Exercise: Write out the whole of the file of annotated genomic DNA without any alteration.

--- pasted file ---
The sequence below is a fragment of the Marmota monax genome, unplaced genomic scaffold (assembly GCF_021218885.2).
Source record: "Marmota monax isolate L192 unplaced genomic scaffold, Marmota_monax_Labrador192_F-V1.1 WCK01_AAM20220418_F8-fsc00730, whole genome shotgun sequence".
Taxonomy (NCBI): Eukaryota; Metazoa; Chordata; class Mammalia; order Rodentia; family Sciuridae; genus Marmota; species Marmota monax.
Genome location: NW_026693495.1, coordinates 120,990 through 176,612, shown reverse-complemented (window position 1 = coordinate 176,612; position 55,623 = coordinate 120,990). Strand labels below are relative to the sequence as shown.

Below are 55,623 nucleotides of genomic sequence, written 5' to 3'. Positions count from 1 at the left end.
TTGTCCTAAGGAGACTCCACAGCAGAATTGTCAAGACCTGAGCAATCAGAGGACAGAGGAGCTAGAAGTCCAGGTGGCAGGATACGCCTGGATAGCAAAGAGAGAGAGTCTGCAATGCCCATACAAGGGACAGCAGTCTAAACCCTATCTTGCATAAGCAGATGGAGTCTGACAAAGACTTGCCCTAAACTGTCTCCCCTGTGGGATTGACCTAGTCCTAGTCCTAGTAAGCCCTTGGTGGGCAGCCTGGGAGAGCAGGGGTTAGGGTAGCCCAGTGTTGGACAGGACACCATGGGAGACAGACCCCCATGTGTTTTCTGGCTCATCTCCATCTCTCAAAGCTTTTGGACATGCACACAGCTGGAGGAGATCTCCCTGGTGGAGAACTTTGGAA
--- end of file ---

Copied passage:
The sequence below is a fragment of the Marmota monax genome, unplaced genomic scaffold (assembly GCF_021218885.2).
Source record: "Marmota monax isolate L192 unplaced genomic scaffold, Marmota_monax_Labrador192_F-V1.1 WCK01_AAM20220418_F8-fsc00730, whole genome shotgun sequence".
Taxonomy (NCBI): Eukaryota; Metazoa; Chordata; class Mammalia; order Rodentia; family Sciuridae; genus Marmota; species Marmota monax.
Genome location: NW_026693495.1, coordinates 120,990 through 176,612, shown reverse-complemented (window position 1 = coordinate 176,612; position 55,623 = coordinate 120,990). Strand labels below are relative to the sequence as shown.

Below are 55,623 nucleotides of genomic sequence, written 5' to 3'. Positions count from 1 at the left end.
TTGTCCTAAGGAGACTCCACAGCAGAATTGTCAAGACCTGAGCAATCAGAGGACAGAGGAGCTAGAAGTCCAGGTGGCAGGATACGCCTGGATAGCAAAGAGAGAGAGTCTGCAATGCCCATACAAGGGACAGCAGTCTAAACCCTATCTTGCATAAGCAGATGGAGTCTGACAAAGACTTGCCCTAAACTGTCTCCCCTGTGGGATTGACCTAGTCCTAGTCCTAGTAAGCCCTTGGTGGGCAGCCTGGGAGAGCAGGGGTTAGGGTAGCCCAGTGTTGGACAGGACACCATGGGAGACAGACCCCCATGTGTTTTCTGGCTCATCTCCATCTCTCAAAGCTTTTGGACATGCACACAGCTGGAGGAGATCTCCCTGGTGGAGAACTTTGGAA